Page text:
Researchers supported in part by the NASA Astrobiology Institute and the NASA Exobiology & Evolutionary Biology program have used computer models to study the potential of organic sulfur compounds to be biosignatures in exoplanetary atmospheres. The results indicate that the most detectable feature involves levels of ethane that are higher than expected based on a target planet's methane concentration. These detection techniques will be particularly useful for finding life on planets similar to the early Earth, that do have life but do not have atmospheric oxygen or ozone, two major biosignature gases. The team suggests that a mission that can detect the ethane and methane in exoplanet atmospheres could find life on such planets, thereby increasing our chances of finding a habitable world outside our solar system.

The study was recently published in the journal Astrobiology and is now available online.

The record of Earth's sulfur cycle preserved in sedimentary rocks is commonly used to track the evolution of microbial sulfur metabolisms and levels of atmospheric oxygen throughout geologic history. Sulfur isotope evidence suggests the Earth's atmospheric oxygen appeared about 2.4 billion years ago, but its level remained rather low until about 650 million years ago.

New studies by NASA Astrobiology Institute scientists have questioned the extent to which the record of the sulfur cycle reflects the oxygenation. The team has demonstrated that a laboratory culture of a marine sulfate-reducing bacterium can produce sulfur isotope signatures beyond the threshold previously used to define the boundaries for different sulfur metabolisms. This finding suggests that oxygenation is not the only mechanism that can explain similar signatures in modern and ancient sediments. The team's paper was published in the July 1 issue of Science.

This year's recipient of the prestigious Darwin-Wallace Medal is James A. Lake, professor of molecular, cell, and developmental biology at the University of California, Los Angeles (UCLA) and a researcher with NASA's Astrobiology Program. The Linnean Society of London awards this medal for major advances in evolutionary biology. Lake received the medal in London on May 25, 2011.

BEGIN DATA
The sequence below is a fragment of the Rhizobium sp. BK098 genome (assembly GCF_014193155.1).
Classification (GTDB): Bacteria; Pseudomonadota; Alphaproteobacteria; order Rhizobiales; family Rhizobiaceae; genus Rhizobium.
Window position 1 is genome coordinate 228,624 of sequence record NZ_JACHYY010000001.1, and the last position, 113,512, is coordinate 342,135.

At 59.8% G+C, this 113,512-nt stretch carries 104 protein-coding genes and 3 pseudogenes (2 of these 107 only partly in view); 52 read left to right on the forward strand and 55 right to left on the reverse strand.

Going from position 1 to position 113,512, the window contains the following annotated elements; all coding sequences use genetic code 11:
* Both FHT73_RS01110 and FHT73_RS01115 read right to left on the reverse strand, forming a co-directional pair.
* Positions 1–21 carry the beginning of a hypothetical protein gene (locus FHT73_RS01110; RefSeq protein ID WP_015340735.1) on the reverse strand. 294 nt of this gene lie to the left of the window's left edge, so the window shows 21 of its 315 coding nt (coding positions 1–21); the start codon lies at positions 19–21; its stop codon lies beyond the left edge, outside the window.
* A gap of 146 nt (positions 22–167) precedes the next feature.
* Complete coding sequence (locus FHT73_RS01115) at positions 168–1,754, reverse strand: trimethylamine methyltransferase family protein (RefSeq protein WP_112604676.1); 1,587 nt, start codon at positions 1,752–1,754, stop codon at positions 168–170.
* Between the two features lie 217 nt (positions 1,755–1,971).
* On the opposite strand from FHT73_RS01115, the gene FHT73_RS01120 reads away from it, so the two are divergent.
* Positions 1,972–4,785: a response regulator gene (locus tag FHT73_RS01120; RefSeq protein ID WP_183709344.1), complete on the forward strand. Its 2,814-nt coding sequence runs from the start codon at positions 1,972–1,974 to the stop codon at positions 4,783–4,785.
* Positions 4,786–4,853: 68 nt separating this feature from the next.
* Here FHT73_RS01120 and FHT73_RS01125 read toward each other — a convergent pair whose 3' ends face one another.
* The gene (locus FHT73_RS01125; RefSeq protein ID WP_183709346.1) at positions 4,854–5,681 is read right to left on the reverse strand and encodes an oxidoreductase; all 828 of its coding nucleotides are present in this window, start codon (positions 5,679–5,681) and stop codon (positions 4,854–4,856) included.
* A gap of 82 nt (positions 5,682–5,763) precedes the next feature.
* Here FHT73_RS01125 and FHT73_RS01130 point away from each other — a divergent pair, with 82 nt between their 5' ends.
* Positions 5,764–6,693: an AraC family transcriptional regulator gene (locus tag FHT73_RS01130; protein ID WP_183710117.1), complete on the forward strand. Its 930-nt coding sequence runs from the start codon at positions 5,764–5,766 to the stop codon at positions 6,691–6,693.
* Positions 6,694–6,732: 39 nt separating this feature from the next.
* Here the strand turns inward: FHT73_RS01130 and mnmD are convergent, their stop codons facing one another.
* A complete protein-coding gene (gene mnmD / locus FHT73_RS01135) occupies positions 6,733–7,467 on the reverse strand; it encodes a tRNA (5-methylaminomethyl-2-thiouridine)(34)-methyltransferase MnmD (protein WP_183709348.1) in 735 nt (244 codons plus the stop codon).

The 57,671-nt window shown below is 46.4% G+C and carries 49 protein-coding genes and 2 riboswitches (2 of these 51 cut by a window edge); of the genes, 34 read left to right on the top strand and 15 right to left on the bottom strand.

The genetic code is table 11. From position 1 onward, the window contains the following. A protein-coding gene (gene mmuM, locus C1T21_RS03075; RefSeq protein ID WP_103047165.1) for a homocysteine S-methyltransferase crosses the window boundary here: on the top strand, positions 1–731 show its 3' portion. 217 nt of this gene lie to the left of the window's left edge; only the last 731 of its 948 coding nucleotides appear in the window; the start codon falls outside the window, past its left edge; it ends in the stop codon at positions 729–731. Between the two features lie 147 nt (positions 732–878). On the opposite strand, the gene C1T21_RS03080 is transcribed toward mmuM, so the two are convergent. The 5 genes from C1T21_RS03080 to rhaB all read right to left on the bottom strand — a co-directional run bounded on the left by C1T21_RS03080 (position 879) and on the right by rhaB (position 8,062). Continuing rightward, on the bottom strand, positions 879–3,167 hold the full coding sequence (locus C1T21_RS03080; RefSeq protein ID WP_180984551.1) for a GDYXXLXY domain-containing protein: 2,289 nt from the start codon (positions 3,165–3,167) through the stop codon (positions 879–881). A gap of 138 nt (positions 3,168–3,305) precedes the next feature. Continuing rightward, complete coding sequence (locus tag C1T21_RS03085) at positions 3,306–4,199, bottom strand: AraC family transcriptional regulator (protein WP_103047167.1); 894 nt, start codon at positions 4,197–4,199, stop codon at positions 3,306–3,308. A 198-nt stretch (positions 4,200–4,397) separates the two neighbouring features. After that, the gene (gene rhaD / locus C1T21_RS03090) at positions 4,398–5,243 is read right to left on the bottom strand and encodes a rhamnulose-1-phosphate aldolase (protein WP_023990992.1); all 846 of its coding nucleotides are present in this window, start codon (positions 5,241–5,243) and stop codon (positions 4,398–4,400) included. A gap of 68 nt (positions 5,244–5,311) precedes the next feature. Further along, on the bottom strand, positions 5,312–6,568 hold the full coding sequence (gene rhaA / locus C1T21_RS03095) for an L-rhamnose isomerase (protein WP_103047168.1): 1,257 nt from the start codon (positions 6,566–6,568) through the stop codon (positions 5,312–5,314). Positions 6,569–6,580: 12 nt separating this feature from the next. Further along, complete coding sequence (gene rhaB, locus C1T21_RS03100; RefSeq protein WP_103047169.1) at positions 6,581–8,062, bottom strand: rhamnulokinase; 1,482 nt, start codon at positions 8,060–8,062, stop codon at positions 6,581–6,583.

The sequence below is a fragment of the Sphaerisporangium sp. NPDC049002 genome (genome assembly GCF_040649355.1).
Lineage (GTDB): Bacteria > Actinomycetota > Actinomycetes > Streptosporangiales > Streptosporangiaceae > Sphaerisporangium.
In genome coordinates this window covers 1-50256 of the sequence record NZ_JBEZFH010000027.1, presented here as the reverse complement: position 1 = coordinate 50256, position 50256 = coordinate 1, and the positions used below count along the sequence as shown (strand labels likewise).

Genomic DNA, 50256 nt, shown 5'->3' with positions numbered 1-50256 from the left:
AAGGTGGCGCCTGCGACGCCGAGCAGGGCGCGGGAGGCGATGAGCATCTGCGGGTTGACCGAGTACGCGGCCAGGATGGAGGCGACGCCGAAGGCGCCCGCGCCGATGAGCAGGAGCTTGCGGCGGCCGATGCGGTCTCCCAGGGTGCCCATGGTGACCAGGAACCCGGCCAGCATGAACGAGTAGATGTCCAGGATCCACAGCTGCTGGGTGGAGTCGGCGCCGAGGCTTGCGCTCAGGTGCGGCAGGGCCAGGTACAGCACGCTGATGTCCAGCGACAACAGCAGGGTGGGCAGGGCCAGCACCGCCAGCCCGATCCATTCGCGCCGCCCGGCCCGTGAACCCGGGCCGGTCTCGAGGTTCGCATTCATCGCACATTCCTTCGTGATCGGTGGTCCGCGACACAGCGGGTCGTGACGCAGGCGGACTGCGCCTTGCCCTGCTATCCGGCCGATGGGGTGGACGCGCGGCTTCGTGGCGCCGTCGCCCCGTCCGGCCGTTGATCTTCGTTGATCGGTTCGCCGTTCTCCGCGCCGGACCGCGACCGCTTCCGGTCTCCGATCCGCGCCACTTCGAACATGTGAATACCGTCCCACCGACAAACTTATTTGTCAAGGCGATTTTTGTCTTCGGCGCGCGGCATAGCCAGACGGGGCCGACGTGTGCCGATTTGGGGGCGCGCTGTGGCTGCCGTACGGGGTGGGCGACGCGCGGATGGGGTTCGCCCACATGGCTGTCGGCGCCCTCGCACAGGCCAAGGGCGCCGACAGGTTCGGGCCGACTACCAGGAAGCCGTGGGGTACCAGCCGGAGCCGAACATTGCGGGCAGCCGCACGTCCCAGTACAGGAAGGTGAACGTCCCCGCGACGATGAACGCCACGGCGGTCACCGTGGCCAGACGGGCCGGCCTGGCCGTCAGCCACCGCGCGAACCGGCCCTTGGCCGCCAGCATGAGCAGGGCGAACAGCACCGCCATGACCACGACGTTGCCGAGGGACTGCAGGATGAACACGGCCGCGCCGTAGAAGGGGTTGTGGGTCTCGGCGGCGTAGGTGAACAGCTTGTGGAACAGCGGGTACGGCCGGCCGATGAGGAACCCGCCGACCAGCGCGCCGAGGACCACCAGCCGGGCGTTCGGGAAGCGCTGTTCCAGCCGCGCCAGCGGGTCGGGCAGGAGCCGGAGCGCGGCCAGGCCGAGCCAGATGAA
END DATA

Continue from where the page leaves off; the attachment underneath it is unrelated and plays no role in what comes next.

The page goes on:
Lake is a collaborator with the NASA Astrobiology Institute's (NAI) NASA Ames Research Center team, which is studying early habitable environments and the evolution of complexity in planetary environments and life. Lake's NAI research focuses on the origins of functional proteins and the early evolution of metabolism.

A member of UCLA's Molecular Biology Institute, Lake is known for his expertise in genomics and bioinformatics, including the origin and evolution of genomes. Among his more recent accomplishments is his discovery of the first exclusively prokaryotic endosymbiosis--the merger of two prokaryotes to form a new, eukaryotic life form. Prokaryotes are single-celled life forms without membrane-bound nuclei, whereas eukaryotic cells contain membrane-bound nuclei.

"Dr. Lake's contributions to astrobiology are critical," said Mary A. Voytek, Senior Scientist for Astrobiology at NASA Headquarters. "He and his collaborators are helping us to accomplish key goals in our Astrobiology Roadmap: understanding the general physical and chemical principles underlying the origins of life, how life and the environment on Earth have co-evolved through geological time, and the evolutionary mechanisms and environmental limits of life."